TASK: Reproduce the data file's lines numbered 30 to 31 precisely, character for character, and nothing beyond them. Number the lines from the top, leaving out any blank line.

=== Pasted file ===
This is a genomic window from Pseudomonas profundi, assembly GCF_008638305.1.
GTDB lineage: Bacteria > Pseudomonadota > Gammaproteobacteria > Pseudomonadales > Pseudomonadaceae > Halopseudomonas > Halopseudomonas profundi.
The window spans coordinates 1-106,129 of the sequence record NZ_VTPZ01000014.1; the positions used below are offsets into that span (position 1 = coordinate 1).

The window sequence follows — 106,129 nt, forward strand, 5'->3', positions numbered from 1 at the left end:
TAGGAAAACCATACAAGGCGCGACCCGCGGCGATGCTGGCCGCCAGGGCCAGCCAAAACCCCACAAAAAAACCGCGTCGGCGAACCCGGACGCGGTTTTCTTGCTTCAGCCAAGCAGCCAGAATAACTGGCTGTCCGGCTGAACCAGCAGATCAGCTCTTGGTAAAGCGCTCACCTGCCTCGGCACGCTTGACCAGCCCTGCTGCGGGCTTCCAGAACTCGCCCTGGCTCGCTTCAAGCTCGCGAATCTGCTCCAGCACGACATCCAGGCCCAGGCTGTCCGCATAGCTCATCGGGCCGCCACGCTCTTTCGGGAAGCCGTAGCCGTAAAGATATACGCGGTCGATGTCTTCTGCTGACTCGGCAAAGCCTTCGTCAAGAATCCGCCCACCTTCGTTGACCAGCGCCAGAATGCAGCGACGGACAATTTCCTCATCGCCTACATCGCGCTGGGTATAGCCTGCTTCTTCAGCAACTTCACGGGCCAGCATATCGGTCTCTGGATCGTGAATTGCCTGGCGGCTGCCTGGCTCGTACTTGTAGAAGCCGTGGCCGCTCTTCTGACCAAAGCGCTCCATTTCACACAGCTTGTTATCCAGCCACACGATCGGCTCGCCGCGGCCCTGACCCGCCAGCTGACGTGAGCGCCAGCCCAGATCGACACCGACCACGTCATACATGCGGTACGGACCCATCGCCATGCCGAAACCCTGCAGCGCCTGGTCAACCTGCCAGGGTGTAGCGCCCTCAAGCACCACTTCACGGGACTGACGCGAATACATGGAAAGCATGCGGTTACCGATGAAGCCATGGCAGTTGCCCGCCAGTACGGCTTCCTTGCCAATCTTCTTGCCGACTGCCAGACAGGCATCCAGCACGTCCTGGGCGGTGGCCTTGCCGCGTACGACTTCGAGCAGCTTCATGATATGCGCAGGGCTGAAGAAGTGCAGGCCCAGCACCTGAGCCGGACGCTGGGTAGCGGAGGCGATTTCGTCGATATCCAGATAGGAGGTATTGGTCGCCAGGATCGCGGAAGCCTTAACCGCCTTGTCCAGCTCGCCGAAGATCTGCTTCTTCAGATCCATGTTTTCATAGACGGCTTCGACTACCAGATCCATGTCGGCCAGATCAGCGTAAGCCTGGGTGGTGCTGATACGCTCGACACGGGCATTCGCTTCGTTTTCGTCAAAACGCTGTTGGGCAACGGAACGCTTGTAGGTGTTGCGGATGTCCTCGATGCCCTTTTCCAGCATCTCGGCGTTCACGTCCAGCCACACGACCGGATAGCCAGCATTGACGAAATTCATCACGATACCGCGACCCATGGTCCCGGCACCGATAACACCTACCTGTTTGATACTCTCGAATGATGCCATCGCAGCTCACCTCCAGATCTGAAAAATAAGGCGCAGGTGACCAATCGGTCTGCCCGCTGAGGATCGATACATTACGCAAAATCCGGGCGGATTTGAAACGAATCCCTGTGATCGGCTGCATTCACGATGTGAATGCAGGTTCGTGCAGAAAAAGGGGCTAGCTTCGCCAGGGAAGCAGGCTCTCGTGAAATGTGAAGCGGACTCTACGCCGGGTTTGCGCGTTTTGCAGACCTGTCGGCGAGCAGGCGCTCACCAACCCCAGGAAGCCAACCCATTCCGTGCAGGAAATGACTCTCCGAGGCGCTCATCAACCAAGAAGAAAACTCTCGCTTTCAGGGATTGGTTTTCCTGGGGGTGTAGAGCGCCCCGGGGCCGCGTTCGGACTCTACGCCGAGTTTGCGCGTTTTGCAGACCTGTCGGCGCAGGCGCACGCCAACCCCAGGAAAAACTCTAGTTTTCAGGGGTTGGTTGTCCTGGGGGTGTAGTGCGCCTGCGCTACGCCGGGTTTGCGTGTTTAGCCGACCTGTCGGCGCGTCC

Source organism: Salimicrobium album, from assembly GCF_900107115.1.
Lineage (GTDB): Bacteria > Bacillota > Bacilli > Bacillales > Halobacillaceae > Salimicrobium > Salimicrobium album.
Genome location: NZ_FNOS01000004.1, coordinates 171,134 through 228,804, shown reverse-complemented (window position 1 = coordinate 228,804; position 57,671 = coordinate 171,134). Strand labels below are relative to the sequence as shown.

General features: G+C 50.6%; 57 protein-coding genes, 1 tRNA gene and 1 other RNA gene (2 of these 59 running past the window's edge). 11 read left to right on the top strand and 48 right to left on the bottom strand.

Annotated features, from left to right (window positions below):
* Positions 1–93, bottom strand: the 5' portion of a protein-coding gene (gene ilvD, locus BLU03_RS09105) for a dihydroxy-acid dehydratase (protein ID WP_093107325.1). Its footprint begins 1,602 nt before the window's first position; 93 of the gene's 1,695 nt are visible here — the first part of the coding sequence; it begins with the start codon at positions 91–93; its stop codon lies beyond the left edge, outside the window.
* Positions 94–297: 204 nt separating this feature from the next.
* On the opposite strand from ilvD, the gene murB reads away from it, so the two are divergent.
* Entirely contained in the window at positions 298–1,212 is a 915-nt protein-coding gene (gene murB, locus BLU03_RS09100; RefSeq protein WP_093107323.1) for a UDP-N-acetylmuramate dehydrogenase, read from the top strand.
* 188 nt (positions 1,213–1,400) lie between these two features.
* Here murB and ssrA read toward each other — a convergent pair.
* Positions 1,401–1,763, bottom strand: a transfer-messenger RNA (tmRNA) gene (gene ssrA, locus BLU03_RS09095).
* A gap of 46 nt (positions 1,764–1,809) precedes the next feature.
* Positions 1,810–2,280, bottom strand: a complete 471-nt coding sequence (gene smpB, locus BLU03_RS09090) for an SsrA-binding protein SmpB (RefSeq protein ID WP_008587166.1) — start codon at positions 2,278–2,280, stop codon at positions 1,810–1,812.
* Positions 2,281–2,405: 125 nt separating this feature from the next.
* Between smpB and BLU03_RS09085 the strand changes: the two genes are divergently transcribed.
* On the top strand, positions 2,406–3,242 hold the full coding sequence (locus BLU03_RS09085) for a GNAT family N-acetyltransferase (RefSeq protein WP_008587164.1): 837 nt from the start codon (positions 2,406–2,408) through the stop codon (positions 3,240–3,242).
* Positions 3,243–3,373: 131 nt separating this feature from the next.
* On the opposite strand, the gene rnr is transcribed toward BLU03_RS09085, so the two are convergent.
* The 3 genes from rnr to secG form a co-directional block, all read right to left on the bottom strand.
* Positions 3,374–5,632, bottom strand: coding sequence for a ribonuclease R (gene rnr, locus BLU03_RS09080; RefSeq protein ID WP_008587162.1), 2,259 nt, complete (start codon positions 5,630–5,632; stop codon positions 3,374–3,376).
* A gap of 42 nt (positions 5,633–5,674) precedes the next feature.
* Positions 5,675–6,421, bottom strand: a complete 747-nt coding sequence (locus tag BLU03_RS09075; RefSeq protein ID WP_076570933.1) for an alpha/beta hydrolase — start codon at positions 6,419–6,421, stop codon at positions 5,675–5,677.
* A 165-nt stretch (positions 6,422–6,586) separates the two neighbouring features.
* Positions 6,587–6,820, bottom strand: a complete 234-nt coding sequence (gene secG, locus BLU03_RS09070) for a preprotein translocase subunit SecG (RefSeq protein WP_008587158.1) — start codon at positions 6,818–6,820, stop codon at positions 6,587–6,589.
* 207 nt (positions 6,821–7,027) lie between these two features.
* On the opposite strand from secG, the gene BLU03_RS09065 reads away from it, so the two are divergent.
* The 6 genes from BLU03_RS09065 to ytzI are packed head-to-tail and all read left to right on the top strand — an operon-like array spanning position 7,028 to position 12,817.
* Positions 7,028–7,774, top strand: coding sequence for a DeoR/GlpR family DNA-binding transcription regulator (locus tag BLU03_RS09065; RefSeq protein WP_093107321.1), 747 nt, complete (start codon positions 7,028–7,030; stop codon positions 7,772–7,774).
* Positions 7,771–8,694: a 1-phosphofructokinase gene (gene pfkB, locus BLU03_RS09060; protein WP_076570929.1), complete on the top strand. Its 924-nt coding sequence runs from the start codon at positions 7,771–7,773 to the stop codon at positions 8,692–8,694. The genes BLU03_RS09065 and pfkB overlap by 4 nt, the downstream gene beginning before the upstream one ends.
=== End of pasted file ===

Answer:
* Positions 6,587–6,820, bottom strand: a complete 234-nt coding sequence (gene secG, locus BLU03_RS09070) for a preprotein translocase subunit SecG (RefSeq protein WP_008587158.1) — start codon at positions 6,818–6,820, stop codon at positions 6,587–6,589.
* 207 nt (positions 6,821–7,027) lie between these two features.